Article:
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So far Niklas Spitz has created 112 blog entries.

Collaborative Advantage: How collaboration beats competition as a strategy for success

2018-09-07T14:27:22+00:00News|

Thoughts from Paul Skinner, author of Collaborative Advantage: How collaboration beats competition as a strategy for success* Changes in society, technology, security and human vulnerability reflect broad reasons for anticipating risks for which we are universally unprepared. A greater complexity of risk profile means greater uncertainty concerning the nature of future problems and solutions. A [...]

TWO DECADES INTO THE FUTURE: EXPERTS VIEWS

2018-08-09T09:51:04+00:00News|

One of Humanitarian Futures’ prime objectives is to provide specific examples as well as plausible contexts about future humanitarian challenges. A recent example concerns the possible crisis threats and means to mitigate them, which emerged out of an inter-generational exercise that was undertaken at the end of March 2018 in London. Supported by UNICEF,  King’s [...]

Baselines & Paradigms – Bridging Generational Divides

2018-08-06T18:22:47+00:00Key Findings, Leadership and Policy Making, Recent Additions|

This is an age of transformative technologies. Artificial intelligence, ‘the singularity’, 3 and 4-D printing, the Internet of Things, cyber systems, quantum mechanics and outer space exploration all reflect potentially exponential changes in the ways that human beings will live their lives in the future. Preparing for that future needs to begin now. One step [...]

Planning from the Future: A New Humanitarian Paradigm

2018-07-10T12:07:25+00:00News|

Are You Really Ready? All too often vital change only occurs at the brink of chaos. Decision-makers, strategists, policy planners adjust for the evident, but all too rarely choose to explore the what might be’s – factors that have transformative consequences beyond the immediately obvious. This is certainly the case for what is generally referred [...]

Futures Group Briefing Paper: Promoting the dialogue between scientists and humanitarians

2018-05-03T15:38:18+00:00Archives|

Overview This paper provides an overview of findings from a series of more than 40 interviews with a broad range of scientists and humanitarian policy makers and analysts. Carried out between May to July 2007, these interviews were conducted within the Humanitarian Futures Group’s efforts to promote dialogue on issues of future human vulnerability using [...]

Futures Group Workbook: Trends and drivers of change in humanitarian action 2025

2018-05-03T15:22:37+00:00Archives|

The Humanitarian Futures Programme (HFP) consists of four broad activities: Work to build the capacity of participants in futures methods and approaches Establishing and improving dialogue between scientists and humanitarian policy makers/practitioners A programme of innovations relevant to humanitarian operations Development of methods and tools The following short paper is intended to outline some of [...]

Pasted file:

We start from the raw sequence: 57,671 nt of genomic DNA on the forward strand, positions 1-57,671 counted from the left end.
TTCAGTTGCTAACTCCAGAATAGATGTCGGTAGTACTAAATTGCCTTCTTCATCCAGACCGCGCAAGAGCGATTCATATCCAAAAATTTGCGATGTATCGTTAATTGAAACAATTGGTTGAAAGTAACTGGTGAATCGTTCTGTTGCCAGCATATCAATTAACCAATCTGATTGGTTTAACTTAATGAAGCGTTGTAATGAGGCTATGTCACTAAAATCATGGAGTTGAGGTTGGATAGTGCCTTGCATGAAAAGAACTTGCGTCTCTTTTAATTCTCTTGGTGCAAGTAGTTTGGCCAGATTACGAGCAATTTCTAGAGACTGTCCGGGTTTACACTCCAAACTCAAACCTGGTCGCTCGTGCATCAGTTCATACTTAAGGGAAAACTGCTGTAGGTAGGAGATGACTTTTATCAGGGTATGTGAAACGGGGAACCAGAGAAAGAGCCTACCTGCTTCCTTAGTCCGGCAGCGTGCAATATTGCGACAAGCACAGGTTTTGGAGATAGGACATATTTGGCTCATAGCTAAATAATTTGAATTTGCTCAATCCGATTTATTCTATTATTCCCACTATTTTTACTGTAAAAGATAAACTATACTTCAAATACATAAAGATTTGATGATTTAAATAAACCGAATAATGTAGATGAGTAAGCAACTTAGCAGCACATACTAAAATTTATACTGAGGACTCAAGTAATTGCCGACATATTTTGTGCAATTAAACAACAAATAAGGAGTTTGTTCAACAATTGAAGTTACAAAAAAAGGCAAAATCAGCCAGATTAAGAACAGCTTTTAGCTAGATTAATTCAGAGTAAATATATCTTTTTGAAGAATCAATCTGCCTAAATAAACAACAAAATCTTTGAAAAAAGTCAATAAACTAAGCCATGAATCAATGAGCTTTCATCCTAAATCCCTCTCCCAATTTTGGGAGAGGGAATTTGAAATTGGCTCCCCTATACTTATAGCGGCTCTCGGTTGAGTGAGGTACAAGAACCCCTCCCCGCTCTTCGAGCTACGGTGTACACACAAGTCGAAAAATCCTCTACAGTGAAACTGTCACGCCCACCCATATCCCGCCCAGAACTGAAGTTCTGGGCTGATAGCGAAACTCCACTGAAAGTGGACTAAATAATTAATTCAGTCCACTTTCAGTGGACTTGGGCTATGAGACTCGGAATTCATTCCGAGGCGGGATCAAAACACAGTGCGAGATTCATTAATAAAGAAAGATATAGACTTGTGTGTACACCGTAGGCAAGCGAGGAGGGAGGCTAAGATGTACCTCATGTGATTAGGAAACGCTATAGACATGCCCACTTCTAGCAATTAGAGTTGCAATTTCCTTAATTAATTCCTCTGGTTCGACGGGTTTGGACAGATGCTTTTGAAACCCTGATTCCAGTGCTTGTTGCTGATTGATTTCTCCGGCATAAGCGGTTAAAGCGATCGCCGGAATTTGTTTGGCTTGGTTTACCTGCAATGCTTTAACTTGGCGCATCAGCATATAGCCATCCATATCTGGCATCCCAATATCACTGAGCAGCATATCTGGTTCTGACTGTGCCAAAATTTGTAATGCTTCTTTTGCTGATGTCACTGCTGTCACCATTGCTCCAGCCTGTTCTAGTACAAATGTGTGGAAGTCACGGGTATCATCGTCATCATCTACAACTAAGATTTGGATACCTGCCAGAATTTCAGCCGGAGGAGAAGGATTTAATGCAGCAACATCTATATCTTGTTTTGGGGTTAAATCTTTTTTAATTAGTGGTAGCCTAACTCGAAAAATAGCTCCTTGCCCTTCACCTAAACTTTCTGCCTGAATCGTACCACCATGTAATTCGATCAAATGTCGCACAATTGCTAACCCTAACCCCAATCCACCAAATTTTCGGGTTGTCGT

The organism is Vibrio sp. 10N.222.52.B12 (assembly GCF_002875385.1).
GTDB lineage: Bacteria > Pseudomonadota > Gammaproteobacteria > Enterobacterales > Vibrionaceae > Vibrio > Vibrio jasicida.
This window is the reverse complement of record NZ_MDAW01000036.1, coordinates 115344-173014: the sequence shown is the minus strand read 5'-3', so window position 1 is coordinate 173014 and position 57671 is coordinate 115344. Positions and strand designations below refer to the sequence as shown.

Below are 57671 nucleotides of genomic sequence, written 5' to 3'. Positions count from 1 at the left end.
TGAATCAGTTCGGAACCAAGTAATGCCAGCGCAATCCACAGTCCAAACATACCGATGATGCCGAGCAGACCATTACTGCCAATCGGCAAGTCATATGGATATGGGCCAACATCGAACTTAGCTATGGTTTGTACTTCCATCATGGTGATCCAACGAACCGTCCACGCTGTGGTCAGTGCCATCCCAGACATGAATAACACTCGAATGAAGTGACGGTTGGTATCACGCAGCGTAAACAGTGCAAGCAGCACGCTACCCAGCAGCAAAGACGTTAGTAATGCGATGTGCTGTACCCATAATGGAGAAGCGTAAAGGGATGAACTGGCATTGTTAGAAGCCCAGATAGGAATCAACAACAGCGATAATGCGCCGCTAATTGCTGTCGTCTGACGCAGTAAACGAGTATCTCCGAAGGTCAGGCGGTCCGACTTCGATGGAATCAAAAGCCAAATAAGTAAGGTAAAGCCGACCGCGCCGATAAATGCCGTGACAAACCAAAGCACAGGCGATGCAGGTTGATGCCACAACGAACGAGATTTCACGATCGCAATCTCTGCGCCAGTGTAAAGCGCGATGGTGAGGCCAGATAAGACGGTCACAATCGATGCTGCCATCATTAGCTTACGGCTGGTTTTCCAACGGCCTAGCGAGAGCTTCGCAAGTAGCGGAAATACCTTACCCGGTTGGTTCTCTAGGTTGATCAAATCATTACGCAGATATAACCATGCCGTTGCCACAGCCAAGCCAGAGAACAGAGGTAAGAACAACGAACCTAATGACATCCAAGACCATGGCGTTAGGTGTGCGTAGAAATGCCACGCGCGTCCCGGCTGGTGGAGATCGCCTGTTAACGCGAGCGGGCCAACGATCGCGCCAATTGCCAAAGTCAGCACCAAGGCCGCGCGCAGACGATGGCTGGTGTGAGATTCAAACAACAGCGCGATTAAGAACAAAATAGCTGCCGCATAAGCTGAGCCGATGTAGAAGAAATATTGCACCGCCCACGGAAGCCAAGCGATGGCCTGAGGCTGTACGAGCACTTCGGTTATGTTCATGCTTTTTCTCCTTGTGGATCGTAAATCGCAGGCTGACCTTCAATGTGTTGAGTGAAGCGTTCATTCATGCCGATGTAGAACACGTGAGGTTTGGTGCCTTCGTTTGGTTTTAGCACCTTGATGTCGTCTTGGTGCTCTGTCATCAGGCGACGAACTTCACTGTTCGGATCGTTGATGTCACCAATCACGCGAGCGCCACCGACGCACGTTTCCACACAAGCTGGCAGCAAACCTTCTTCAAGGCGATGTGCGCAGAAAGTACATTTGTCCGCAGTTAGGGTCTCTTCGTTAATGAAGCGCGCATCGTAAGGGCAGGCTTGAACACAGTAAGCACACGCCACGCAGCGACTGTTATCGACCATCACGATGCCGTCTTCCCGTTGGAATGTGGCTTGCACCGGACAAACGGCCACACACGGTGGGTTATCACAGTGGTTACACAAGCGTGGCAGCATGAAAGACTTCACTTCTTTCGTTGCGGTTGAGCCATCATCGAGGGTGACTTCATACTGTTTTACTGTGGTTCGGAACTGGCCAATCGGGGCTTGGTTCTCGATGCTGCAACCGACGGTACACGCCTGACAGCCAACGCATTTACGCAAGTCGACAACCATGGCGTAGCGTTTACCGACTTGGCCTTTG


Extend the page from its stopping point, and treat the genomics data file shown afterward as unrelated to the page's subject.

FOREWARN initiative

2018-05-03T14:23:45+00:00Archives|

  Facilitating Enhanced Organisational Responsiveness for Effective West African Risk Reduction Overall objective: Contribute to the enhancement of effective disaster risk reduction in the West Africa region by strengthening organisations’’ capacities in anticipation, adaptation, collaboration, innovation and strategic leadership to reduce vulnerability to emerging and evolving threats related to both natural hazards and conflict. Specific [...]

Ecuador Country Mission Report

2018-04-30T18:55:14+00:00Archives|

The mission. The Humanitarian Futures Programme (HFP) of Kings College aims to assist humanitarian organizations to deal better with the challenges of the 21st century, by identifying areas in which they can become more anticipatory, adaptive and collaborative. The HFP made an assessment visit to the Ecuador country team of the UN in September 2007. [...]

Cross border risks and transboundary risk governance in West Africa

2018-04-30T18:52:39+00:00Archives|

Case study of the Volta River Basin   Disasters and disaster risks do not recognise national borders. This will become increasingly true over the coming decades, as natural hazards combine increasingly with ‘man-made’ hazards, leading to risks that are increasingly complex and cascading. This places great importance on strengthening effective cross-border risk govern- ance. Yet, [...]

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